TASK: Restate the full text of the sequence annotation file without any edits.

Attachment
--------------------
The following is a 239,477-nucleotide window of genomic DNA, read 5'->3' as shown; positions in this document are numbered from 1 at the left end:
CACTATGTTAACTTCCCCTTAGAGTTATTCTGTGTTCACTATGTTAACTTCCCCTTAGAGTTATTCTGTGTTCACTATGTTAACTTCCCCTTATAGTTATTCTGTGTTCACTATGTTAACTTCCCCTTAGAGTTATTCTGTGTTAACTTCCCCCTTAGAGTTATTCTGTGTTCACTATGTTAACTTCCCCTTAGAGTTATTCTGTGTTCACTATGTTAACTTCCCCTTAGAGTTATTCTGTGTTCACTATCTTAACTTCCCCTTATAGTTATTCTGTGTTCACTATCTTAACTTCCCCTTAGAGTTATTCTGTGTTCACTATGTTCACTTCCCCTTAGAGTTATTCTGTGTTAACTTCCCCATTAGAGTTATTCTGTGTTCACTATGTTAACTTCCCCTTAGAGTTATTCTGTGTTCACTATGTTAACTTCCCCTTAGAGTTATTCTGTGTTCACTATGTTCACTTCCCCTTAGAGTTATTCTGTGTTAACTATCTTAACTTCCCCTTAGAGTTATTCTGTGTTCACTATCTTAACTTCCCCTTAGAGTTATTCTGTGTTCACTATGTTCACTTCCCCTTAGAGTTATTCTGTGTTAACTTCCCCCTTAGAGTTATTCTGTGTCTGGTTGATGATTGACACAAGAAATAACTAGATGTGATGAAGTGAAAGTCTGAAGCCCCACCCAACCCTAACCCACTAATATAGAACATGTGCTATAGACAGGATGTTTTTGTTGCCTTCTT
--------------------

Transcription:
The following is a 239,477-nucleotide window of genomic DNA, read 5'->3' as shown; positions in this document are numbered from 1 at the left end:
CACTATGTTAACTTCCCCTTAGAGTTATTCTGTGTTCACTATGTTAACTTCCCCTTAGAGTTATTCTGTGTTCACTATGTTAACTTCCCCTTATAGTTATTCTGTGTTCACTATGTTAACTTCCCCTTAGAGTTATTCTGTGTTAACTTCCCCCTTAGAGTTATTCTGTGTTCACTATGTTAACTTCCCCTTAGAGTTATTCTGTGTTCACTATGTTAACTTCCCCTTAGAGTTATTCTGTGTTCACTATCTTAACTTCCCCTTATAGTTATTCTGTGTTCACTATCTTAACTTCCCCTTAGAGTTATTCTGTGTTCACTATGTTCACTTCCCCTTAGAGTTATTCTGTGTTAACTTCCCCATTAGAGTTATTCTGTGTTCACTATGTTAACTTCCCCTTAGAGTTATTCTGTGTTCACTATGTTAACTTCCCCTTAGAGTTATTCTGTGTTCACTATGTTCACTTCCCCTTAGAGTTATTCTGTGTTAACTATCTTAACTTCCCCTTAGAGTTATTCTGTGTTCACTATCTTAACTTCCCCTTAGAGTTATTCTGTGTTCACTATGTTCACTTCCCCTTAGAGTTATTCTGTGTTAACTTCCCCCTTAGAGTTATTCTGTGTCTGGTTGATGATTGACACAAGAAATAACTAGATGTGATGAAGTGAAAGTCTGAAGCCCCACCCAACCCTAACCCACTAATATAGAACATGTGCTATAGACAGGATGTTTTTGTTGCCTTCTT